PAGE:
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Supreme Court OKs LGBTQ Discrimination in Favor of Free Speech

Lorie Smith owns a graphic design business named 303 Creative LLC. She plans to offer customized services to create websites for upcoming weddings. Smith says her websites will be "expressive in nature" and designed to "communicate a particular message." Before Smith begins this service, she wants to ensure that her state of Colorado cannot force her to create wedding websites to "celebrate marriages that defy her beliefs.” She believes marriages may only be between a man and a woman. Smith would like to post on her website that "Wedding websites will be refused to gays and lesbians." Colorado’s public accommodations anti-discrimination law (CADA) prohibits businesses offering goods and services to the public from discriminating against protected classes, including denying service because of sexual orientation. Colorado law requires that if Smith sells her products to some, she must sell her products to all.

Justice Neil Gorsuch wrote the majority opinion. He asserts, "When a state public accommodations law and the Constitution collide, there can be no question which must prevail." The Court compared Smith's situation to speechwriters and artists who get to choose whether they create their work for someone. It is unclear whether Colorado's law would restrict these individuals. The Court concludes that Colorado requires Smith to either speak as the state demands or face sanctions for expressing her beliefs, violating her constitutional right to free speech. Even if Colorado finds Smith's opinions unworthy, the Court says it cannot require her to speak in a way that contradicts her "religious commitments."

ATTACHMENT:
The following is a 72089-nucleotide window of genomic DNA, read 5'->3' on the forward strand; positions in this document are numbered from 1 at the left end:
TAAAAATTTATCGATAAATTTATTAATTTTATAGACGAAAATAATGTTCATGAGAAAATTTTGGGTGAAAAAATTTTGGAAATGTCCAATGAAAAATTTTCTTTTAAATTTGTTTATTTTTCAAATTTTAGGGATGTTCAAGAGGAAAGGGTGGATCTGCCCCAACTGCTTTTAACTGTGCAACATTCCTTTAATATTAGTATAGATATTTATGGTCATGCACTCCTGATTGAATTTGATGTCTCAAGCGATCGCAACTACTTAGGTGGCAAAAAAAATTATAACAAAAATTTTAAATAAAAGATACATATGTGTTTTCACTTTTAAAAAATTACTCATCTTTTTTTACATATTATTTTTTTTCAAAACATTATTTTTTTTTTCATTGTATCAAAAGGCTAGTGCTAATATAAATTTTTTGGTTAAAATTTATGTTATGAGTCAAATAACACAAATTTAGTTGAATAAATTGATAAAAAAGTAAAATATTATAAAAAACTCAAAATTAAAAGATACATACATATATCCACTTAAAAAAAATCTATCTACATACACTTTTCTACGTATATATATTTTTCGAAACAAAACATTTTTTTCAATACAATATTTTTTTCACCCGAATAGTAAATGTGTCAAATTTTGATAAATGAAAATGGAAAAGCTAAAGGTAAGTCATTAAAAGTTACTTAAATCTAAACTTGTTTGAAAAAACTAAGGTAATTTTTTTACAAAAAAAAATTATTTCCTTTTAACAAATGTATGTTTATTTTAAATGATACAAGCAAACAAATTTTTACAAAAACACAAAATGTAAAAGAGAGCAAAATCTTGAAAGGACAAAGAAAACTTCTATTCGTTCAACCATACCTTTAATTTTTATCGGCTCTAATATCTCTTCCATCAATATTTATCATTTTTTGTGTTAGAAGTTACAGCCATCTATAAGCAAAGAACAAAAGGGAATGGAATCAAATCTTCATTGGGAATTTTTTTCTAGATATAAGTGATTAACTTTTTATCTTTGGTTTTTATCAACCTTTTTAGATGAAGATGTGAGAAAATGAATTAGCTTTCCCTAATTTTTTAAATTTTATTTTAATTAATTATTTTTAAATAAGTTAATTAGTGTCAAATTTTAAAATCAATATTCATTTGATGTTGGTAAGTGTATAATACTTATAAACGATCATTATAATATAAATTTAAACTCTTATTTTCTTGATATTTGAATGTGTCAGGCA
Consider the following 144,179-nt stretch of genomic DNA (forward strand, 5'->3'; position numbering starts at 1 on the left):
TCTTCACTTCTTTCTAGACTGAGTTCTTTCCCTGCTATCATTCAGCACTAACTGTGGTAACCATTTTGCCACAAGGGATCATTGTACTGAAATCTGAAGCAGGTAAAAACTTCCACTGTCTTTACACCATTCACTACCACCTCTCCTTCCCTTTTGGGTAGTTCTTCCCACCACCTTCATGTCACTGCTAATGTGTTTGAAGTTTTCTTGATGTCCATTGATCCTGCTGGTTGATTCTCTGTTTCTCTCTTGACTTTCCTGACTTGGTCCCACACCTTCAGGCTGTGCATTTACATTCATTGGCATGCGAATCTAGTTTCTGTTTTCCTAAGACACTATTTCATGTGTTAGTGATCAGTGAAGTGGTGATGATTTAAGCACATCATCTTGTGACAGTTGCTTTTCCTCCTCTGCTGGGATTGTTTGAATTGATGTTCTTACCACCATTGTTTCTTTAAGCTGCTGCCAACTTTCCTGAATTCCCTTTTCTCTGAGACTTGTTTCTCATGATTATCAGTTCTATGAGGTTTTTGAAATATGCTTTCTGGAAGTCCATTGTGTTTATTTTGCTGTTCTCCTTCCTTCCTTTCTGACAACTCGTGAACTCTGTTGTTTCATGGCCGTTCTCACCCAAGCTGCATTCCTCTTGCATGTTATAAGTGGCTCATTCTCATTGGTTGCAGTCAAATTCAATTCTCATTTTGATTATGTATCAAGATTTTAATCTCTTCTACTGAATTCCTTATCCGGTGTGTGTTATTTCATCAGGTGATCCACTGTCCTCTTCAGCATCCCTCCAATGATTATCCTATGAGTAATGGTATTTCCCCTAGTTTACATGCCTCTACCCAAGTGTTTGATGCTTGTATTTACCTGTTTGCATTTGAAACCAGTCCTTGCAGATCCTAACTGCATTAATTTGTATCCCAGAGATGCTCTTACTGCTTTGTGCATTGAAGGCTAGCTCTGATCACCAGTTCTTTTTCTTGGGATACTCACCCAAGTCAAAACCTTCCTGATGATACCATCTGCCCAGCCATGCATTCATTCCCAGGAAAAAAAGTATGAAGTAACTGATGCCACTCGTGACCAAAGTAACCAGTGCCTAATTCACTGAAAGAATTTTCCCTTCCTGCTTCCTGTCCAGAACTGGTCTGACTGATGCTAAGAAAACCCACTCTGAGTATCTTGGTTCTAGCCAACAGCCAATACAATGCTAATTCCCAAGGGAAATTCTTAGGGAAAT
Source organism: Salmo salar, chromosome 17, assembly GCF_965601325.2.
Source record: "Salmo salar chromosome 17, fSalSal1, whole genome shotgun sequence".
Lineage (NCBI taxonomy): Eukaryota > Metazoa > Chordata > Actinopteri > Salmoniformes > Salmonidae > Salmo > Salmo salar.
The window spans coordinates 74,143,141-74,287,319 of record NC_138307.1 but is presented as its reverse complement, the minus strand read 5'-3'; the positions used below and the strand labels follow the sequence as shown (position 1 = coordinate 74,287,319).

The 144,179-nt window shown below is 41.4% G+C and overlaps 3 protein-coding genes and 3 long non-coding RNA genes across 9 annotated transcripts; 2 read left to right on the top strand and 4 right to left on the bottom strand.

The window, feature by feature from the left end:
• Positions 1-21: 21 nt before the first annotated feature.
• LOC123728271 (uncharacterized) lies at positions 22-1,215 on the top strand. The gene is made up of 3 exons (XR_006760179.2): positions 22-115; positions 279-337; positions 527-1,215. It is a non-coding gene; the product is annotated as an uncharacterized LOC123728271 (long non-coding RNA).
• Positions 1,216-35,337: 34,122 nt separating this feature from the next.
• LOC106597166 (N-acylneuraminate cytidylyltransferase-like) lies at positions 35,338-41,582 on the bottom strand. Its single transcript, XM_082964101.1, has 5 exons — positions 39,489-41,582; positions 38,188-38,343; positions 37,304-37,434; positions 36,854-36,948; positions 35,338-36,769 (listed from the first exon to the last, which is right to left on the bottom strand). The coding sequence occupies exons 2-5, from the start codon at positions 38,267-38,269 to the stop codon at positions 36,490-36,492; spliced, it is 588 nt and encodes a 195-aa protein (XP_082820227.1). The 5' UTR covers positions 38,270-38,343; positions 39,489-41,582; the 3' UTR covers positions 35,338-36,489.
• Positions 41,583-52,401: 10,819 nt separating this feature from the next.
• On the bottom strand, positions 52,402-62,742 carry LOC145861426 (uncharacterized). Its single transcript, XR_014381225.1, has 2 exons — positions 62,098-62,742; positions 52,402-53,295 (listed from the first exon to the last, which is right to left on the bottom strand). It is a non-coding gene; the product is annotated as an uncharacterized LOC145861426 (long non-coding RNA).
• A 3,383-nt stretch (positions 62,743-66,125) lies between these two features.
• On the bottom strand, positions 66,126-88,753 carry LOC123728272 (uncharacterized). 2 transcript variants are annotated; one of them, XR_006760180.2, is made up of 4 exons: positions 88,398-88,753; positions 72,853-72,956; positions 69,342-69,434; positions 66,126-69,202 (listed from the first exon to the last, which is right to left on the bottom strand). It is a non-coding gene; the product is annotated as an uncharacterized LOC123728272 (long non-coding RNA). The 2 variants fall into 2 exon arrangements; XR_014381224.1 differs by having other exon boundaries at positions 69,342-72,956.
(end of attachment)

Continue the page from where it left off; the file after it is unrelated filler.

Justice Sonia Sotomayor's dissent asserts that the First Amendment does not entitle someone to a special exemption from a public accommodation law that requires them to serve everyone on equal terms. Justice Sotomayor states that Colorado can restrict discriminatory conduct with "incidental burdens on speech." Here, Smith should offer her services without regard to the customers' protected characteristics. Smith can limit her offerings if the same limits apply to everyone. For example, if Smith wanted only to offer websites with biblical quotations describing marriage as between a man and a woman, she could do that. But she cannot exclude a class of people. Significantly, the Court's majority opinion does not limit its holding to LGBTQ individuals. There may be other attempts to exclude protected groups from public accommodations.